Or aspect, such as roof)
Considered as \"standard\" or \"non-
Standard \"-the latter means a higher risk factor and therefore a higher premium?
It is important that your insurance accurately reflects your assets?
Also, do you understand the difference between \"partial loss\" and \"full loss?
When it comes to quantifying your losses, the loss regulator looks for components that are still intact;
If some walls or base plates are in good condition, you will only be covered for partial loss.
In this case, of course, the average may apply if the total amount of insurance is insufficient.
One more thing to keep in mind: the land where your home is located is not safe and you can only ask for construction and improvement.
Facilities such as roads, parking lots, swimming pools and walls have been improved.
So please be careful not to overdo
Insure your property according to the potential selling price, as you cannot ask for more than the cost of rebuilding the damaged property.
It is very important that, in addition to materials and construction, your insurance should consider the costs associated with rebuilding your beloved home.
These costs include cost of removal and professional fees-fees related to experts such as architects and surveyors.
The South Cape example raises other potential issues at the time of the claim.
A disaster like this, many people in the same location have lost their homes, putting pressure on building resources and the availability of contractors, which in turn can lead to higher costs.
Although you may think that you can rebuild your house at a price below the professional valuation, do not try to lower the building rate when you are insured for your property.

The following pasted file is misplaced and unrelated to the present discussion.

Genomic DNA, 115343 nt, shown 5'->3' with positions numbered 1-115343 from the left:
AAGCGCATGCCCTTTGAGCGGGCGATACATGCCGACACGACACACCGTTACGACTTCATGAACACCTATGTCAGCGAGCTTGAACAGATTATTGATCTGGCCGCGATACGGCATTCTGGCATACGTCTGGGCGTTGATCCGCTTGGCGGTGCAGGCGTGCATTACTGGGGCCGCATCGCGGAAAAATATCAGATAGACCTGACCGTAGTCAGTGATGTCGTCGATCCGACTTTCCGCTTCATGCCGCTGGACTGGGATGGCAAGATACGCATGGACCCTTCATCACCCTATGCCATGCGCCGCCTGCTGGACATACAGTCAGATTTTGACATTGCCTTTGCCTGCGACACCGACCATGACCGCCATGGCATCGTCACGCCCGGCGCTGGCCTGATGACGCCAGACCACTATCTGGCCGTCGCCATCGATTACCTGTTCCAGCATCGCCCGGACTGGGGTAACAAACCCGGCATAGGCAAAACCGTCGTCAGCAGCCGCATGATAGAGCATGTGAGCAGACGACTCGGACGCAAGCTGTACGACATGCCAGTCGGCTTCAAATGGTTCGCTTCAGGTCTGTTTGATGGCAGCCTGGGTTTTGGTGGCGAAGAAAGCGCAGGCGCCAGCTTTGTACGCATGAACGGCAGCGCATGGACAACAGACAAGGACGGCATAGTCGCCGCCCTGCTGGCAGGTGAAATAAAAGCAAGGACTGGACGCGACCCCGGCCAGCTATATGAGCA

L esson 3: Keep your important information safe about what\'s in your home, and the cover is always calculated based on the replacement value.
To do this, you need to be able to prove that you have certain items and their value.
In the past, if your house was on fire, you were likely to lose what you needed to prove your content claim: receipts, item photos and valuation certificates.
Now, of course, technology offers us a choice.
One of them is to take photos or videos of your home content and its corresponding receipts and store them in the cloud-you can access them at any time.
Again, there are many free home inventory apps available.
It is also possible to consider saving all other valuable documents, such as identity documents, electronically.
Some people in South Cape Province had to flee without them and had to go through extra pressure to prove their identity in order to get the funds.
However, if you feel that you are not able to take the technical route, there is a more traditional option: Find a professional appraiser to do the job for you, or have your broker or insurance company prepare a list for you.
Even if you think your assets are protected from theft, they may not be able to survive the fire, so include them in stock (
For example, jewelry in your safe box).
Lesson 4: consult a broker, consult an insurance broker, and get the right advice about your house, responsibility and content, and the correct value of the insurance.
Your broker will help you understand what you need to perform your duties based on the wording of your policy, so that you can finally return to where you are before any loss.
But when people buy insurance, they tend not to think about the worst. case scenario.
That\'s why many properties are underinsured-people hedge their bets and want them to get away with a lower premium.
Sadly, some people in South Cape apparently don\'t think they have to deal with the worst --case situation.
But now that they have it, replacing the roof on their heads will prove challenging.
It is our job as a career insurance person to help people recover from their losses, and we realize that we can have a positive impact on the restoration of damaged communities, such as those in South Cape Province.
But just as it is our responsibility to have the policyholder correct, they also have a responsibility for us: to ensure that their insurance is correct and appropriate.
If you are not sure if your coverage is sufficient, talk to your broker or insurance company today.
If the worst happens, you will feel at ease now. ?
Arie de Reid is the intermediary market for claims and Delouise swamp is holard\'s close-fitting pants holard,